#10. “A Hard Day’s Night,” from A Hard Day’s Night (1964)
#9. “I Don’t Want to Spoil the Party,” from Beatles for Sale (1964)
#8. “The Fool on the Hill,” from Magical Mystery Tour (1967)
#7. “Back in the U.S.S.R.,” from The Beatles (1968)
#6. “A Day In the Life,” from Sgt. Pepper’s Lonely Hearts Club Band (1967)
#5. “Lucy in the Sky With Diamonds,” from Sgt. Pepper’s Lonely Hearts Club Band (1967)
#4. “Revolution,” from “Hey Jude/Revolution” single (1968)
#3. “I Am The Walrus,” from Magical Mystery Tour (1967)
#2. “Eight Days A Week,” from Beatles for Sale (1964)
#1. “Tomorrow Never Knows,” from Revolver (1966)
Who They Are: A German experimental/industrial band formed in divided Berlin around 1980. Their name translates in English to “Collapsing New Buildings,” a lightly-veiled critique of the ephemeral and flimsy modern architecture of their home city in those days. The original group included vocalist/guitarist Blixa Bargeld, homemade-instrument percussionist N.U. Unruh, bassist Beate Bartel, and synth player Gudrun Gut. The female half of the band left soon after their inception, and a stable line-up developed over the next few years including Bargeld, Unruh, guitarist Alexander Hacke, metal drummer F.M. Einheit, and bassist Mark Chung. That version of the band fractured around the recording of their 1996 album Ende Neu, and after a brief period of instability, a new line-up emerged, which remains constant to this day: Bargeld, Unruh, Hacke (now on bass), Rudolf Moser (metal drums), and Jochen Arbeit (guitar), with Ash Wednesday (keyboards) as a key long-term live-only member. The group are justifiably famed for their instrumental innovations, with a wide range of found, manufactured, and “junk” instruments featuring prominently in their creative pantheon.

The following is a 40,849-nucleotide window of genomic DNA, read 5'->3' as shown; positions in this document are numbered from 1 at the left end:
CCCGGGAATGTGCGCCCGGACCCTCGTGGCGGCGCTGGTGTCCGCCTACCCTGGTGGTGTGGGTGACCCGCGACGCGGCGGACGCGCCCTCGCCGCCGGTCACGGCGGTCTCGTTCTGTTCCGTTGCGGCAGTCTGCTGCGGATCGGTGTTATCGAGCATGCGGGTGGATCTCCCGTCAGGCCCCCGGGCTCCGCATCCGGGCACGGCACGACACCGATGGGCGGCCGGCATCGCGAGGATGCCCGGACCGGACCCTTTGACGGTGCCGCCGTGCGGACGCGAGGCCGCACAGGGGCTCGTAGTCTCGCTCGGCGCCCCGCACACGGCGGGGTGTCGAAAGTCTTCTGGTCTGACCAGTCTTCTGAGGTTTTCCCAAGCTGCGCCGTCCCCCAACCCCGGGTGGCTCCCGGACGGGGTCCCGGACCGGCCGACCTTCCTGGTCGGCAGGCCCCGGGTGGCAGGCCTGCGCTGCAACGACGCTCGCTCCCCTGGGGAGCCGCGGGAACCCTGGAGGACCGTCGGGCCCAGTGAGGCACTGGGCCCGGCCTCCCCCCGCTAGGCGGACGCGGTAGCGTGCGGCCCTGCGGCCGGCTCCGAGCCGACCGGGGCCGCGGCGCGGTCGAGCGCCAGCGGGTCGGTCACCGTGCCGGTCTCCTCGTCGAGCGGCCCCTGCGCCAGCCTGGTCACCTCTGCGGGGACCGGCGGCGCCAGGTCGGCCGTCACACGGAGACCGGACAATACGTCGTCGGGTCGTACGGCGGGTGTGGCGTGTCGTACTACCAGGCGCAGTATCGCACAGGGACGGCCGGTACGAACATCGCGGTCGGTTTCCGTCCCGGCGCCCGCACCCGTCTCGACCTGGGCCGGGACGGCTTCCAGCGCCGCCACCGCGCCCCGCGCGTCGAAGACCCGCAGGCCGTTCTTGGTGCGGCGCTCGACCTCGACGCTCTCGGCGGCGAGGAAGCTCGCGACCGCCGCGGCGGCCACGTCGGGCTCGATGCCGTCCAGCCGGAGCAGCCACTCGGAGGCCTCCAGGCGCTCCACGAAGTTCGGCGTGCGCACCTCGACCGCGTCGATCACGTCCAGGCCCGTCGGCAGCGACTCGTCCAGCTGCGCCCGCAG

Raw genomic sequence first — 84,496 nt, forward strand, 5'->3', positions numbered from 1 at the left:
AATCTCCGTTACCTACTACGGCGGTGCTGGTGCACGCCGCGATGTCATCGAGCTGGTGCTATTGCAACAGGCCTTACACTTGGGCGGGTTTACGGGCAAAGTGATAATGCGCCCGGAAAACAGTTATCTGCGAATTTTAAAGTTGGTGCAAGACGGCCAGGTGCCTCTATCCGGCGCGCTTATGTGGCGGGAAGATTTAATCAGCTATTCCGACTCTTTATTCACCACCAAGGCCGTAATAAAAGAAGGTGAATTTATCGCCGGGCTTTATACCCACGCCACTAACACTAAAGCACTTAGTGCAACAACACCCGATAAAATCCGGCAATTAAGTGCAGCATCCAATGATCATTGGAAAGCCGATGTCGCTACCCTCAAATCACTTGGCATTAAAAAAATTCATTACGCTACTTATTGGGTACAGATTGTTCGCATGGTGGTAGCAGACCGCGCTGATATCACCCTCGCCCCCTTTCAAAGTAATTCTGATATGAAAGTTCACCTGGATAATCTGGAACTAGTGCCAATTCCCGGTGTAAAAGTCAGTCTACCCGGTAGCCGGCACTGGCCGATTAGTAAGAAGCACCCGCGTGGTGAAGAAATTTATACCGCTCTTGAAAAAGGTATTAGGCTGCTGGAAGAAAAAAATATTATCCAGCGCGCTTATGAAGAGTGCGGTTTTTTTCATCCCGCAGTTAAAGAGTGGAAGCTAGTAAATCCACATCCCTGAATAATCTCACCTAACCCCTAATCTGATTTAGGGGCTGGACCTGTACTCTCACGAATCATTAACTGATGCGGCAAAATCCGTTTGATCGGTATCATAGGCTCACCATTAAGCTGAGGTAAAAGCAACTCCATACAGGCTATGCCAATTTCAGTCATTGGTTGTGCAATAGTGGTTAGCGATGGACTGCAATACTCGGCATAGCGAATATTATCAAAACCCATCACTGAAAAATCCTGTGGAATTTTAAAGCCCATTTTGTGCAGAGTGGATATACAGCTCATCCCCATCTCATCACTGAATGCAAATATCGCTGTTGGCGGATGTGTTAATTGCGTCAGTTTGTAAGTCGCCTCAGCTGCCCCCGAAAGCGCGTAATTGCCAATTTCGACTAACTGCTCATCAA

When I First Heard Them: As was often the case in pre-Internet days, I’d heard of Einstürzende Neubauten via the music media before I actually heard them; being already interested in early industrial music, what I’d read about their efforts to bring junkyard elements to experimental rock music deeply piqued my curiosity. The first recording I actually heard by the group was the track “Wardrobe” on the utterly brilliant 1985 Some Bizzare Records sampler album, If You Can’t Please Yourself You Can’t, Please Your Soul, which has already featured prominently in this series, as it’s also where I first heard fellow-industrialists Coil. “Wardrobe” was weird and disturbing and wonderful, and it made me a Neubauten believer; I quickly acquired their then-current release, Halber Mensch, which utterly blew my mind. I’ve diligently stayed abreast of their group, solo, and collaborative works through the ensuing decades, and have been richly rewarded by the awesome scope and structure of the songs and albums they’ve released together and in various side configurations over the years. I’ve never seen Neubauten live, alas, but I did get to see Blixa Bargeld during his time as a founding member of Nick Cave and the Bad Seeds. Their November 1990 concert at Georgetown University in Washington, DC, would be my choice if asked to name the best live show I’ve ever seen; watching Cave and Bargeld duet on “The Weeping Song” was one of the finest concert experiences I’ve ever had, easily, bar none, and hands down.